Jackson v. Illinois Medi-Car, Inc., 300 F.3d 760, 764-65 (7th Cir. 2002). Applying these standards to the allegations in the complaint, the Court is unable to dismiss Plaintiff's medical care claims against any of the individual defendants.
Plaintiff also asserts that he was subjected to inhumane conditions of confinement, in violation of his rights under the Eighth Amendment. A detainee has no constitutional right to confinement in comfort. See Martin v. Tyson, 845 F.2d 1451, 1457 (7th Cir.), cert. denied, 488 US 863 (1988) (detainee has no right to a pillow, new tennis shoes, or frequent laundry service). Cf. Caldwell v. Miller, 790 F.2d 589, 601 (7th Cir.1986). However, he does possess a right to adequate heat and shelter. Henderson v. DeRobertis, 940 F.2d 1055, 1059 (7th Cir.1991), cert. denied, 503 U.S. 966 (1992). Plaintiff's contention that he was confined to a cold, vermin-infested cell without sufficient clothing is a sufficient allegation of inadequate heat and shelter. Therefore, the Court is unable to dismiss Plaintiff's claims regarding conditions of his confinement.
Plaintiff has also included St. Clair County Jail as a defendant in this action, which cannot be held liable for the unconstitutional acts of their employees unless those acts were carried out pursuant to an official custom or policy. Pourghoraishi v. Flying J, Inc., 449 F.3d 751, 765 (7th Cir. 2006). See also Monell v. Dep't of Soc. Servs., 436 U.S. 658, 694, 98 S.Ct. 2018, 56 L.Ed.2d 611 (1978). "The 'official policy' requirement for liability under § 1983 is to 'distinguish acts of the municipality from acts of employees of the municipality, and thereby make clear that municipal liability is limited to action for which the municipality is actually responsible.' " Estate of Sims ex rel. Sims v. County of Bureau, 506 F.3d 509, 515 (7th Cir. 2007) (quoting Pembaur v. City of Cincinnati, 475 U.S. 469, 479, 106 S.Ct. 1292, 89 L.Ed.2d 452 (1986)). See also Lewis v. City of Chicago, 496 F.3d 645, 656 (7th Cir. 2007) ("Misbehaving employees are responsible for their own conduct, 'units of local government are responsible only for their policies rather than misconduct by their workers.' "(quoting Fairley v. Fermaint, 482 F.3d 897, 904 (7th Cir. 2007))).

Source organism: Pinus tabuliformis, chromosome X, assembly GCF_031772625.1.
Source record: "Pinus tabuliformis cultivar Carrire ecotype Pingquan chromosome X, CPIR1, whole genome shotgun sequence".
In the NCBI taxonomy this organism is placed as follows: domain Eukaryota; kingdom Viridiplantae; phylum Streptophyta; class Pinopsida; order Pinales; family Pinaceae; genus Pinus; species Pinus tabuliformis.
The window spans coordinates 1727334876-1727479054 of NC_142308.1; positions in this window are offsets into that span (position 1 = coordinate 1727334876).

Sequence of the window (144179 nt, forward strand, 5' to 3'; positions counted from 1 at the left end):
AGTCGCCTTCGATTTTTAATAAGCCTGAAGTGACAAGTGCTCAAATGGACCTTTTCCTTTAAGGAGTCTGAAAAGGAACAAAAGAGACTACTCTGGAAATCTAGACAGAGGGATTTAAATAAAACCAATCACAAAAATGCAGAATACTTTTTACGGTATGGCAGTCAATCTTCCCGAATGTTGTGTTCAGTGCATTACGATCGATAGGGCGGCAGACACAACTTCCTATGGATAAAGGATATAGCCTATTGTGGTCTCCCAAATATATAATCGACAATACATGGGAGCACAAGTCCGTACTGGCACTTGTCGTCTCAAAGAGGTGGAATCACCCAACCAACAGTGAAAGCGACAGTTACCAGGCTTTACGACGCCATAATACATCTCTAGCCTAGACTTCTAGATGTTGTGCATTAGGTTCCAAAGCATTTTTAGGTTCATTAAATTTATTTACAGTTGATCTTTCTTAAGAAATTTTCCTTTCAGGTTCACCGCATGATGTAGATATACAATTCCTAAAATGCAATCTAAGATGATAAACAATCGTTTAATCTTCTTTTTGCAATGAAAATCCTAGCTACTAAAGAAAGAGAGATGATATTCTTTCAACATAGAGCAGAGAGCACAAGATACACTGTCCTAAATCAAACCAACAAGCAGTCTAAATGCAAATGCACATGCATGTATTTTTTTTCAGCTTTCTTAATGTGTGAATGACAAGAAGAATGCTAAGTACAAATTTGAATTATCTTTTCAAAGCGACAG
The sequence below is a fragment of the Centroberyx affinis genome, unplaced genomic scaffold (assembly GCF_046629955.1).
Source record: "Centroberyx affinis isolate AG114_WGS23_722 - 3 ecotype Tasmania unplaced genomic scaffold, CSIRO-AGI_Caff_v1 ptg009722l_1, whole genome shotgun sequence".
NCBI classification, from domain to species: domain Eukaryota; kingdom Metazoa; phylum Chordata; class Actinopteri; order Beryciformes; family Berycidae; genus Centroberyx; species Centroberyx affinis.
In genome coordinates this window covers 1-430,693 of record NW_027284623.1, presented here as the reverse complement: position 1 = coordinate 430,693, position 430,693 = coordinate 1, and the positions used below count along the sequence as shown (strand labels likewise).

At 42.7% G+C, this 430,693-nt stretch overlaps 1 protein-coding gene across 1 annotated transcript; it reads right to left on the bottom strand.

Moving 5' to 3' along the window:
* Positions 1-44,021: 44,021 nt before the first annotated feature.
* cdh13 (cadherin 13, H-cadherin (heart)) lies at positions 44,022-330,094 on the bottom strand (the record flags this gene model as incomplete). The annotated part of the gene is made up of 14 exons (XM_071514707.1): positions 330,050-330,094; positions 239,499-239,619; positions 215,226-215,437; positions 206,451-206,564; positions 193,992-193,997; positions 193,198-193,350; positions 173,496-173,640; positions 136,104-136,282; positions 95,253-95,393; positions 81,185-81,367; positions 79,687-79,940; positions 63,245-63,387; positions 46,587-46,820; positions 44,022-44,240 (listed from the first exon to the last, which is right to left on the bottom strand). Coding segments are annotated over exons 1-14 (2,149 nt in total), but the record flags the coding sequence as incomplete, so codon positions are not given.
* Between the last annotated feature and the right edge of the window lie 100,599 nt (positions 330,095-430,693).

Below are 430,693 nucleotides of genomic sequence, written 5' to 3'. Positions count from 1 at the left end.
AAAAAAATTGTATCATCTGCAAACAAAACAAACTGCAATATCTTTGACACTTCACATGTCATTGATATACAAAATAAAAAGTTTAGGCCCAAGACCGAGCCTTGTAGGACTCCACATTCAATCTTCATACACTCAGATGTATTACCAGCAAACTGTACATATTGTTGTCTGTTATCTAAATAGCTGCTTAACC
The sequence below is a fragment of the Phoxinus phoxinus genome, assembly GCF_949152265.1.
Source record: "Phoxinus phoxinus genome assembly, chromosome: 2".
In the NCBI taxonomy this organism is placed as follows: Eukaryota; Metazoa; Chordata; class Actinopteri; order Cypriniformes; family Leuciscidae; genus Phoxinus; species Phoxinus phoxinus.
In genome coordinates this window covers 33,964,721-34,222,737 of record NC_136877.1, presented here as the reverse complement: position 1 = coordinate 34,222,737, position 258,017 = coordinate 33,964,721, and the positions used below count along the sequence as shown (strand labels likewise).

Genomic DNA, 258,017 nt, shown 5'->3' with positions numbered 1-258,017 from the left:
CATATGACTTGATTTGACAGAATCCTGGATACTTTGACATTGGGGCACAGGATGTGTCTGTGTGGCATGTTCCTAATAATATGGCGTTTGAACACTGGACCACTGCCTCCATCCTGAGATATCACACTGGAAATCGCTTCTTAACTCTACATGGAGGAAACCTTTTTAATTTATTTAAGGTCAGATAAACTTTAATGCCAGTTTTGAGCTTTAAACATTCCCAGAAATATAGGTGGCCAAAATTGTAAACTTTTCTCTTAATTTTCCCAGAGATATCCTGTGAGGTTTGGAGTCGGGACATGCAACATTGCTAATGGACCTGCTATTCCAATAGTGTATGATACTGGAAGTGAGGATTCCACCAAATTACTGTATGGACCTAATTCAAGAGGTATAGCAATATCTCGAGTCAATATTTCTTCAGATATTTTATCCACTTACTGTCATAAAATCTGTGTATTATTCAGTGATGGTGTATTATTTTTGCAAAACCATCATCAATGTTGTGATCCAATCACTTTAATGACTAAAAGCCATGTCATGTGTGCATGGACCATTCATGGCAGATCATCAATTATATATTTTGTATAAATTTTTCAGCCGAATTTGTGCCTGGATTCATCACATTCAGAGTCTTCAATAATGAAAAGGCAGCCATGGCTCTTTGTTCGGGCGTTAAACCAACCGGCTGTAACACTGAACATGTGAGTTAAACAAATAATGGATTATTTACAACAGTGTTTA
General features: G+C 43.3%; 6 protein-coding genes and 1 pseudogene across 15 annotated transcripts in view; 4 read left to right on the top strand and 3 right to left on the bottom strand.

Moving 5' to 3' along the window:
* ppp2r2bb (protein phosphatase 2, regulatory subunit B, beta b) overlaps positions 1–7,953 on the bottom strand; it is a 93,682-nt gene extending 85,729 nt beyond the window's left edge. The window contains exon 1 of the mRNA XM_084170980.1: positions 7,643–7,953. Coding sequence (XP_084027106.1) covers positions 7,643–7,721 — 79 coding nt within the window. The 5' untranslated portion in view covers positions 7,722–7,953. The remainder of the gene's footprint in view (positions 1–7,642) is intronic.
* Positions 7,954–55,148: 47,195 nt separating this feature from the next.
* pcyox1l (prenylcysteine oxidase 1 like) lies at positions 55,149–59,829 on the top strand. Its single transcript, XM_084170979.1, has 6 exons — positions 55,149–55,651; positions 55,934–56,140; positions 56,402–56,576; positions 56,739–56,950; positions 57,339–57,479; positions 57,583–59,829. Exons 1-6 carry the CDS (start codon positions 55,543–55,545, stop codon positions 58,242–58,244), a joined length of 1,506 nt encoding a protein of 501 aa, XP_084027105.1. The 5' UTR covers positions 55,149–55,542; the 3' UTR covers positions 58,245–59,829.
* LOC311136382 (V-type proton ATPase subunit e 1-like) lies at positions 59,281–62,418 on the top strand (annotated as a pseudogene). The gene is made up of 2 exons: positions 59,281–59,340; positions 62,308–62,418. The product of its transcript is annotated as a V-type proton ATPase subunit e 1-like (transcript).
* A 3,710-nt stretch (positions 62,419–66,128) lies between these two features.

Plaintiff alleges just that -- the individual defendants were acting in concert with an official policy advocated by St. Clair County to confine inmates in the quiet room for an inordinate amount of time, and that they will not release inmates from the restraint chair until a mental health official orders that release. Therefore, at this time, the Court is unable to dismiss any of the named defendants from this action. See 28 U.S.C. § 1915A.
The Clerk is DIRECTED to prepare Form 1A (Notice of Lawsuit and Request for Waiver of Service of Summons) and Form 1B (Waiver of Service of Summons) for Defendants JUSTUS, KNAPP, McCAIN, REDDY, and ST. CLAIR COUNTY JAIL. The Clerk shall forward those forms, USM-285 forms submitted by the Plaintiff, and sufficient copies of the complaint to the United States Marshal for service.
The United States Marshal is DIRECTED, pursuant to Rule 4(c)(2) of the Federal Rules of Civil Procedure, to serve process on Defendants JUSTUS, KNAPP, McCAIN, REDDY, and ST. CLAIR COUNTY JAIL in the manner specified by Rule 4(d)(2) of the Federal Rules of Civil Procedure. Process in this case shall consist of the complaint, applicable forms 1A and 1B, and this Memorandum and Order. For purposes of computing the passage of time under Rule 4(d)(2), ...